the South rises again
If Aerosmith had hailed from Kentucky and recorded Toys in the Attic in Nashville, the result might have sounded like Rave On!!, the new release from the Kentucky HeadHunters. The band's roster has changed somewhat since 1991's Electric Barnyard: founding members Fred and Richard Young and Greg Martin have been joined by old friends Anthony Kenney and Mark Orr, who replaced Doug and Ricky Lee Phelps. And although they have received most of their accolades and awards from the country side of the business, they remain one of the few groups still proudly carrying the Southern rock banner.
All the elements that made that genre so tantalizing are here: some nimble country picking, a sturdy groove, and that fire and brimstone guitar assault. All three can be had in spades in the abandon of "Dixiefried," the ode to inspired hard living that kicks off the new album. The boys sing the praises of Southern women in the easy swagger of "Just Ask Fo' Lucy," again in the leering hormonal howl of "Redneck Girl," then once more for good measure in the frisky country canter of "My Gal."
The unsettling "Dizzy Miss Daisy" is another matter entirely, cautioning the fellows to look before they leap, but the spooky lyrics ride a great vocal that recalls Mickey Thomas during his stint with Elvin Bishop, before he got all Starshipped and slick. The same smooth vocal approach shines through in the swinging, country-fried soul of "Honky Tonk Walkin'."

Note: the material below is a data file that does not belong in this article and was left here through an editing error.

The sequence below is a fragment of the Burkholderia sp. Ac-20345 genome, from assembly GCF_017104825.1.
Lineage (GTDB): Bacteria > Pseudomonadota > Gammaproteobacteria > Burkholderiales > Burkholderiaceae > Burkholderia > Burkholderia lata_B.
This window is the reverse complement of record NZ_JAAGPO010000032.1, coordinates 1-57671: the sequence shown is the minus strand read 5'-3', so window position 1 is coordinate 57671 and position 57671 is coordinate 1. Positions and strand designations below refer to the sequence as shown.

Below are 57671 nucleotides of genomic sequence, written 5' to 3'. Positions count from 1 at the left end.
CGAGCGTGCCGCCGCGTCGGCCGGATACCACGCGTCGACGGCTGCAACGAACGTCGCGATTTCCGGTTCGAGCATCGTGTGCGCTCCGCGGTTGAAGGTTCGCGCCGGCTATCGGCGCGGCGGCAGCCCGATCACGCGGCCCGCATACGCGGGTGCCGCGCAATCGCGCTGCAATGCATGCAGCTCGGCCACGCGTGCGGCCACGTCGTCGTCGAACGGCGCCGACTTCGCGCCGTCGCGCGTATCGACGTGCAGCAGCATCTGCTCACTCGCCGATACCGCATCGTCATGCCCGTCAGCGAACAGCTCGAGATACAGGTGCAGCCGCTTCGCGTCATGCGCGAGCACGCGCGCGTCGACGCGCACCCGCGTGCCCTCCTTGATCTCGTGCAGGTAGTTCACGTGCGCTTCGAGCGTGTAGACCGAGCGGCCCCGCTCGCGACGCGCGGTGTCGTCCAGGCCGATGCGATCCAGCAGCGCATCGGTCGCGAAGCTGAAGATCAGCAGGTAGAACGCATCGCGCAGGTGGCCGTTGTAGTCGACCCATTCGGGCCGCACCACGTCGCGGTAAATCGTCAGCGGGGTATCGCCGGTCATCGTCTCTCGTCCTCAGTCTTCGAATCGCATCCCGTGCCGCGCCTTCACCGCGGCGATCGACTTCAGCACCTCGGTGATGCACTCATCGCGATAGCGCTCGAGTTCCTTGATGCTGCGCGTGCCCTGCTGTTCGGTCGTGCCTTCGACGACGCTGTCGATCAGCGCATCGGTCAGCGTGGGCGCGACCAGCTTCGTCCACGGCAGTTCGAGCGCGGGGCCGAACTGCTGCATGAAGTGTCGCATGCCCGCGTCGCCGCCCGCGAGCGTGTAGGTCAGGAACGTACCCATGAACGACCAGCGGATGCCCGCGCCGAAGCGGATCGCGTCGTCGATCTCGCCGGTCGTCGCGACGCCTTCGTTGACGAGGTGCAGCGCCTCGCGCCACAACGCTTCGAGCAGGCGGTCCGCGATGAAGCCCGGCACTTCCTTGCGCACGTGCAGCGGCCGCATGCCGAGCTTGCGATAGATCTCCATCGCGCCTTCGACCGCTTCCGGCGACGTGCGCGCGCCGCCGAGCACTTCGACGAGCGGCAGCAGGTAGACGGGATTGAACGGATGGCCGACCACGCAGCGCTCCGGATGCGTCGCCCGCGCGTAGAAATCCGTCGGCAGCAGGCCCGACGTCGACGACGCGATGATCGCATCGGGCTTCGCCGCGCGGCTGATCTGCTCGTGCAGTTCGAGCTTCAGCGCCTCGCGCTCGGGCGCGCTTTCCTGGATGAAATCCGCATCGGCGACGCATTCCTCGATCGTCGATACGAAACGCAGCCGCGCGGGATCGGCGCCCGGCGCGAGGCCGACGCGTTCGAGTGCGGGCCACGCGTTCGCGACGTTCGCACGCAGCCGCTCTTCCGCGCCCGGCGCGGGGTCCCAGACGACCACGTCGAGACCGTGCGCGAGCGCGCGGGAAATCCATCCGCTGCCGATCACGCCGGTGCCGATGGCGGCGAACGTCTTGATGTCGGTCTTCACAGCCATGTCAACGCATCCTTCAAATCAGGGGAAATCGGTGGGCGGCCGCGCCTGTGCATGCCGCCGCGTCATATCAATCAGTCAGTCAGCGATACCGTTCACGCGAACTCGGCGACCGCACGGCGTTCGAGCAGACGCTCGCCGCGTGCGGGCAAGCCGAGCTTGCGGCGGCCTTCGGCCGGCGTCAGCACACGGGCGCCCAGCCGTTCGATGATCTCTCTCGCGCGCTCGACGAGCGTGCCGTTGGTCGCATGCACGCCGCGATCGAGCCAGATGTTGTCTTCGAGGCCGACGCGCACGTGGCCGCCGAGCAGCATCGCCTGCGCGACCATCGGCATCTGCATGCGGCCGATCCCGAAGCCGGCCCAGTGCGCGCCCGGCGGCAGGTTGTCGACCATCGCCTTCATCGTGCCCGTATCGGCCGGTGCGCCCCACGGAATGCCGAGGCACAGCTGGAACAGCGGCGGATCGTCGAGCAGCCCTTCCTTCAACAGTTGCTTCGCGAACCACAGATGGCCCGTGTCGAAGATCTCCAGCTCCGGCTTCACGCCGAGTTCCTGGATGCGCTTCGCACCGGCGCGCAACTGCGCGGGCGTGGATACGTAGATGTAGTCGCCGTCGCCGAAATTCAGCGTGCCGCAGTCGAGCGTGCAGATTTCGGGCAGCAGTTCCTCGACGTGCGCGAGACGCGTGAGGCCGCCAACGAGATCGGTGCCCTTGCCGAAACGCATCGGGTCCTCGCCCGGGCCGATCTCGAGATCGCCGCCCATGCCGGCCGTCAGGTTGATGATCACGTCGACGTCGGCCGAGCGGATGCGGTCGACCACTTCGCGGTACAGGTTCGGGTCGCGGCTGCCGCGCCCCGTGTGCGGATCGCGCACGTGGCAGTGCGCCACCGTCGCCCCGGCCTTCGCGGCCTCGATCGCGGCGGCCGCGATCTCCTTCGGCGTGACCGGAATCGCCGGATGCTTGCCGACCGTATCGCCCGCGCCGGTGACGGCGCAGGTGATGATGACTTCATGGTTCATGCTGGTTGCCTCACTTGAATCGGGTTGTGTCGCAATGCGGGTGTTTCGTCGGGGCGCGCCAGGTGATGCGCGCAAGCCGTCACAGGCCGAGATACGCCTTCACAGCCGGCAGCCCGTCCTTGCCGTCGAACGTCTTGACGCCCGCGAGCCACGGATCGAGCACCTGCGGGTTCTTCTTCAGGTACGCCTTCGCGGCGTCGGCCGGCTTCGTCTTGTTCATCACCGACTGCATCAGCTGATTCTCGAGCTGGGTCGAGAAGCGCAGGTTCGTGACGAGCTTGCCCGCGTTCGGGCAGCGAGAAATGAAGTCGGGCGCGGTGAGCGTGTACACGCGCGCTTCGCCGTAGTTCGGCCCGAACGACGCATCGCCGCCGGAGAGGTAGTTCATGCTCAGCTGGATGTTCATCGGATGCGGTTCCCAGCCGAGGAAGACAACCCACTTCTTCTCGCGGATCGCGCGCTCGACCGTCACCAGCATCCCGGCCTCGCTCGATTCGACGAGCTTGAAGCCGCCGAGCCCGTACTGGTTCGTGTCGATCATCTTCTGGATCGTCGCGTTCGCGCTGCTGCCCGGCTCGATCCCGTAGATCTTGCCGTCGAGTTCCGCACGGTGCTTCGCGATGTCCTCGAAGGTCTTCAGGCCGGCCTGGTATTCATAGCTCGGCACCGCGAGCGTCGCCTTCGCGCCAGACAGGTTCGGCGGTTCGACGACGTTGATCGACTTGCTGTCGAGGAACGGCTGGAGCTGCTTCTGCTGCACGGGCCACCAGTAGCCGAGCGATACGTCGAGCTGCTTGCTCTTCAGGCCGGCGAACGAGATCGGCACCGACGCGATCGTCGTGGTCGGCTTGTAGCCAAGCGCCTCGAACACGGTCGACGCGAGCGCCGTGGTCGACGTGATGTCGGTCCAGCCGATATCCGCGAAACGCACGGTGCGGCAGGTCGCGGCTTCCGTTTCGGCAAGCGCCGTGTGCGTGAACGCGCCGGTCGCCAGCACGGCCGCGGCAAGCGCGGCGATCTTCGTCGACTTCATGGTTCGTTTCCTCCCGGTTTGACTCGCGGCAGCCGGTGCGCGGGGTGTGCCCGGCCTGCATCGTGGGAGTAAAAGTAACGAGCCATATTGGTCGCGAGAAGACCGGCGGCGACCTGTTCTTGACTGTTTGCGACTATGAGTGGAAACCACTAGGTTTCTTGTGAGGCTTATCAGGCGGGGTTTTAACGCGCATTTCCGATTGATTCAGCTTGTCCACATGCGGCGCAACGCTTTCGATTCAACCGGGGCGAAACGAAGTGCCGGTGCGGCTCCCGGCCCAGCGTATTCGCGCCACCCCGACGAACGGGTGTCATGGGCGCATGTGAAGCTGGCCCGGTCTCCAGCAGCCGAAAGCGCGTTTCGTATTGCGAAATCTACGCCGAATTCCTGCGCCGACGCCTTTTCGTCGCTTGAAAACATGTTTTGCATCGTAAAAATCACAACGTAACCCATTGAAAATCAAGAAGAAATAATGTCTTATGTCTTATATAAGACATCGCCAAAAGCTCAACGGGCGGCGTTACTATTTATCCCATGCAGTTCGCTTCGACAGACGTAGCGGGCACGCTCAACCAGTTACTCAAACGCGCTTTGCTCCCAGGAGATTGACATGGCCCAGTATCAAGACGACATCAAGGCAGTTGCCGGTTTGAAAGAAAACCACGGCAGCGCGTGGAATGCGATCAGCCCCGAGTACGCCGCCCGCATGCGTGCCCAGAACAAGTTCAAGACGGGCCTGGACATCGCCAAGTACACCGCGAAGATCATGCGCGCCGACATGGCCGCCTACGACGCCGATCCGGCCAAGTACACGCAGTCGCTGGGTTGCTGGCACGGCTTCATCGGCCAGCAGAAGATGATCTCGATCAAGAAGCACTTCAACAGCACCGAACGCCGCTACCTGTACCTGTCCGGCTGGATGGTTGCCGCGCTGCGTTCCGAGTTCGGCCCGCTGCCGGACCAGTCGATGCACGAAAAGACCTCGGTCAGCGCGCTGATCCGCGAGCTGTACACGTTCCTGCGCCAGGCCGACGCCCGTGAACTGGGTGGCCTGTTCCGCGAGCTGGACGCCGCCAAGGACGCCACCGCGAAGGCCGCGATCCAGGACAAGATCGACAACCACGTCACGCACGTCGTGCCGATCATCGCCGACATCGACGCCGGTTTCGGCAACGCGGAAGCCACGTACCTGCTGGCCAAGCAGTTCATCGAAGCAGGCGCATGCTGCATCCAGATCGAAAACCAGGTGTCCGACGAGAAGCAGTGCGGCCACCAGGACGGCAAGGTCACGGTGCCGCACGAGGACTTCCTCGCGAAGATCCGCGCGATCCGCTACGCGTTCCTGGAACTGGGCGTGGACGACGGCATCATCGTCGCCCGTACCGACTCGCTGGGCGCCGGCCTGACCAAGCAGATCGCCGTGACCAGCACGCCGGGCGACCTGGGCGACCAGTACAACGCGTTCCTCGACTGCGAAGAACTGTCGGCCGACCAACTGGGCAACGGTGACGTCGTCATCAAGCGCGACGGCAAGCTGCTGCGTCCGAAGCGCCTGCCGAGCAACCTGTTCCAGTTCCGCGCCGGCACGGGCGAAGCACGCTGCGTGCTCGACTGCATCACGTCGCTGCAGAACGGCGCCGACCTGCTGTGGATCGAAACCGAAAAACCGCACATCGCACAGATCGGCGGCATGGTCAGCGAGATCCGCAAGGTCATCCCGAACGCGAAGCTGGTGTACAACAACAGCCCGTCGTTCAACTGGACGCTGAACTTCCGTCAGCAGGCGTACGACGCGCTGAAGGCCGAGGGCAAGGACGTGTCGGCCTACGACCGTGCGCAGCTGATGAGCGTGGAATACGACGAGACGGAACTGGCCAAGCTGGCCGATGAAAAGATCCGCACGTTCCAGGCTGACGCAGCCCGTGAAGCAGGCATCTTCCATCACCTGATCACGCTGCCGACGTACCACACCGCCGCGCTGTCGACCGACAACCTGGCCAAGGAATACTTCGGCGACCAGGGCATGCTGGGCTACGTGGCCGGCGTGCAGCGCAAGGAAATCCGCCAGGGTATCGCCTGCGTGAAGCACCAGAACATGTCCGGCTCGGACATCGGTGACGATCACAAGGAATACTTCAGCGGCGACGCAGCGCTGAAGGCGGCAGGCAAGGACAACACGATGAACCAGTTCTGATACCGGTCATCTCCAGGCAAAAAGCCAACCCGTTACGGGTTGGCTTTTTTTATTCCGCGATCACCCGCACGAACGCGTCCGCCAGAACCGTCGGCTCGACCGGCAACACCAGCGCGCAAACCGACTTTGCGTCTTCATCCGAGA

When the boys aren't singing about girls, they're nursing broken hearts and dealing with the damage those same ladies have inflicted. The blues grind of "Muddy Water" catches the singer frantically watching the river rise, as on the opposite bank his true love teeters on the brink of temptation. A feverish, down 'n' dirty "Blue Moon of Kentucky" implies that our hero arrived a little too late, while the wild-eyed paranoia of "Underground" finds him contemplating retreat from the world amidst an electric buzz that would sound right at home on alternative radio.
Don't think, though, that the HeadHunters have gone all gloomy on us. "Celina Tennessee" is a good-time boogie blast, and the Skynyrd-ish "Freedom Stomp" reconfigures Dylan's "Highway 61 Revisited" as a dancehall barnburner. The Stones crunch of "Ghost of Hank Williams" is alternately exhilarating and creepy, as the specter of the country music legend tags along for a cruise down some pretty dark streets, both literal and figurative.
If you like your rock with a twang and your country high-octane, Rave On!! should be in heavy rotation on your playlist.